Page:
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US auto sales grow in July, with signs of slowdown
[CHICAGO] Automakers struggled to maintain US vehicle sales growth in July, with bigger players posting declines in a fresh sign that the industry's six-year boom may be slowing.
While overall sales in July inched up, according to estimates, General Motors's sales declined two per cent from a year ago and Toyota's declined 1.4 per cent.
Ford reported a three per cent decline.
"For the remainder of this year, we continue to see retail and industry sales strong," Ford's US marketing chief Mark LaNeve told analysts in a conference call.
"But potentially down versus record 2015 levels, and not as strong as we previously expected." Mr LaNeve said July 4 holiday promotions helped prop up industry sales for the month.
Overall about 1.52 million vehicles were sold last month, up 0.7 per cent from a year ago, according to Autodata.
The seasonally adjusted annual rate ticked up to 17.88 million units, compared with 17.59 million in July 2015, it said.
Barclay's economist Jesse Hurwitz said July sales beat the median consensus estimate of 17.3 million.
"The American consumer is, on balance, doing well," Mr Hurwitz told AFP, pointing to consumption growth and savings declines that suggest "households are feeling healthy overall."
FCA US, the American subsidiary of Italy-based Fiat Chrysler Automobiles which is facing a US federal probe of allegedly inflated sales numbers, managed to eke out a 0.3 per cent increase.
Honda sales were up 4.4 per cent and Nissan was up 1.2 per cent.
GM, the biggest US automaker, remained optimistic thanks to a five per cent year-over-year gain in retail sales as it shifts away from fleet sales.
"Low interest rates, full employment, stable fuel prices and increasing wages remain in place," said Mustafa Mohatarem, GM's chief economist, in a statement.
"These positive factors continue to point toward a strong second half of the year and another potential record year for the industry." Declines among some of the largest players suggested that six consecutive years of sales gains may be slowing.
Jessica Caldwell, a senior analyst at industry research firm Edmunds.com, said automakers are offering fewer financial incentives than they did a year ago, and that consumer demand on its own may not be sufficient for another record sales year.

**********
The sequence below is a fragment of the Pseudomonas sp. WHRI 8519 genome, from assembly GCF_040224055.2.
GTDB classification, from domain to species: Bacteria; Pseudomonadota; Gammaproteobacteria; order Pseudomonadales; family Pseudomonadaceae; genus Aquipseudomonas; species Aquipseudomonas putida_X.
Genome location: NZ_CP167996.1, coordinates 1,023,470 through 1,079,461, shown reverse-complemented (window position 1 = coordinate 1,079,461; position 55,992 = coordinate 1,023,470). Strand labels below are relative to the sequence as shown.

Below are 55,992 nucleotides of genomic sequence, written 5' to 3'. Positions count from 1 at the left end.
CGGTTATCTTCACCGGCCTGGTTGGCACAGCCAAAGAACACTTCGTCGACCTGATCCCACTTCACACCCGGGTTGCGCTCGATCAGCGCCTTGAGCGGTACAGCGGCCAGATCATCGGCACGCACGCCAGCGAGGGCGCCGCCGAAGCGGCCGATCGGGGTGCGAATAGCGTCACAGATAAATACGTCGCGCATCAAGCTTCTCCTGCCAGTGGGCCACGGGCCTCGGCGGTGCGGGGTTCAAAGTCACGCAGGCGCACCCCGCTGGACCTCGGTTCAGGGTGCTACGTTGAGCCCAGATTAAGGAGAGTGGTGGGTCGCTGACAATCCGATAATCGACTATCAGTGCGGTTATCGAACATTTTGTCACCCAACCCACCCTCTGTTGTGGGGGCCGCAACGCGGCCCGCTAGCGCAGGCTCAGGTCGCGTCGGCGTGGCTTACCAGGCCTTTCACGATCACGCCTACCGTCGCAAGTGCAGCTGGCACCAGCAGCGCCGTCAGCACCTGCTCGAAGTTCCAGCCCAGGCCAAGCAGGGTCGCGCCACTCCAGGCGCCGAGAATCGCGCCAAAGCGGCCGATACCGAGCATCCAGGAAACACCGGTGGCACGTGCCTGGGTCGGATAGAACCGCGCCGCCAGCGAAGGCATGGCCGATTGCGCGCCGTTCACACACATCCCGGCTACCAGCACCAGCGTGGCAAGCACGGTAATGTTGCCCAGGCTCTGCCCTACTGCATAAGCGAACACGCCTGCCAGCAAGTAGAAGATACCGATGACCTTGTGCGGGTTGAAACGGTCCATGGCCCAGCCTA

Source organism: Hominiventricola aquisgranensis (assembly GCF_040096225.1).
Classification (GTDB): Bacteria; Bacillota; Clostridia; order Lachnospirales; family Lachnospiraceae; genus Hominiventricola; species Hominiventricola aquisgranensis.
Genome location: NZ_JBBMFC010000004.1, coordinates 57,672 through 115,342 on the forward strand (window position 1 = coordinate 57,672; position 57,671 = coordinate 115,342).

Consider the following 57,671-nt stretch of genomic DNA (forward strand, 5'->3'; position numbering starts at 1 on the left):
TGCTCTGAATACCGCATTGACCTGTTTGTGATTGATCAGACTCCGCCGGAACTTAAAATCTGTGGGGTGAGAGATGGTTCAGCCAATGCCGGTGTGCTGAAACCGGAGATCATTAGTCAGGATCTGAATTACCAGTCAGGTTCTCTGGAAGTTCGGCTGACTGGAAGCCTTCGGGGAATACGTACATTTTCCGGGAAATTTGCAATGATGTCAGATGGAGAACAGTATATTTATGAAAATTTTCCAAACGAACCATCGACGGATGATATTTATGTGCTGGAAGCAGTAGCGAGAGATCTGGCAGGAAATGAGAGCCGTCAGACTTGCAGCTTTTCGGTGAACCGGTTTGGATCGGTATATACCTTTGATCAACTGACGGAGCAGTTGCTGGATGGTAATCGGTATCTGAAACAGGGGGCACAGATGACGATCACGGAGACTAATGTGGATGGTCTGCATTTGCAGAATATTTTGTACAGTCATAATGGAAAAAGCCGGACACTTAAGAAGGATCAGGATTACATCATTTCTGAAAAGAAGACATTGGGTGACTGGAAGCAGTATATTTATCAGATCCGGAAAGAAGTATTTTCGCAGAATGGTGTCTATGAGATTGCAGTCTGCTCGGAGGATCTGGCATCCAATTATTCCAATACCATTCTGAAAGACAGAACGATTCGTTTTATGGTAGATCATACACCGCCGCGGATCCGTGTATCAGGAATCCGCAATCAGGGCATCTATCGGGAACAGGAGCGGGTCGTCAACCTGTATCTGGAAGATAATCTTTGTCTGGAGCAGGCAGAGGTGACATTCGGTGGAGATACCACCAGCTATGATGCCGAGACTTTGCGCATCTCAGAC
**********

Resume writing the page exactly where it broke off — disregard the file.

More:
"If automakers expect to outperform last year's record-breaking sales, they're going to have to lean more heavily on creating and promoting attractive financing offers to lure new buyers into showrooms," Ms Caldwell said.
The boom has been driven in part by pent-up demand as consumers waited to replace aging vehicles.
"The average age of the car in US roads is 10 years old. Trucks are something like 11," industry analyst Michelle Krebs of AutoTrader told AFP in an earlier interview. "That's the oldest fleet we've ever had."
With gasoline prices low, demand remained strong for fuel-guzzling sport-utility vehicles and trucks.
Honda, GM, Toyota and Nissan touted the popularity of their SUVs, while also reporting gains among cheaper sedans.
Many of GM's SUVs proved popular, from the Buick Enclave luxury SUV to the cheaper Chevrolet Traverse which sold twice as many units as the Enclave.
Moderately priced sedans such as the Chevrolet Cruze, Impala and Malibu suffered big sales declines. But the Spark, Chevrolet's subcompact car which starts at US$13,000, saw gains of 28.7 per cent year-over-year.
Toyota, the world's largest automaker, sold fewer pricey Camry, Prius and Avalon models and 4.9 per cent more of its cheaper Corolla cars. Consumers looking for SUVs flocked to the RAV4, which saw a 19.3 per cent sales bump.
Honda's competing SUV, the CR-V, set a monthly sales record, while its cheaper and redesigned Civic also proved popular. The company's luxury brand Acura posted declines.
At Nissan, its compact SUV Rogue was a big seller, as was its ultracompact and low-priced Versa sedan. Sales of its Infinity luxury brand declined.
Luxury carmaker BMW also posted a drop in sales, of five percent.
Volkswagen continued a precipitous sales drop as it tries to recover from its diesel emissions-cheating scandal. July US sales of VW vehicles fell 8.1 per cent year-over-year.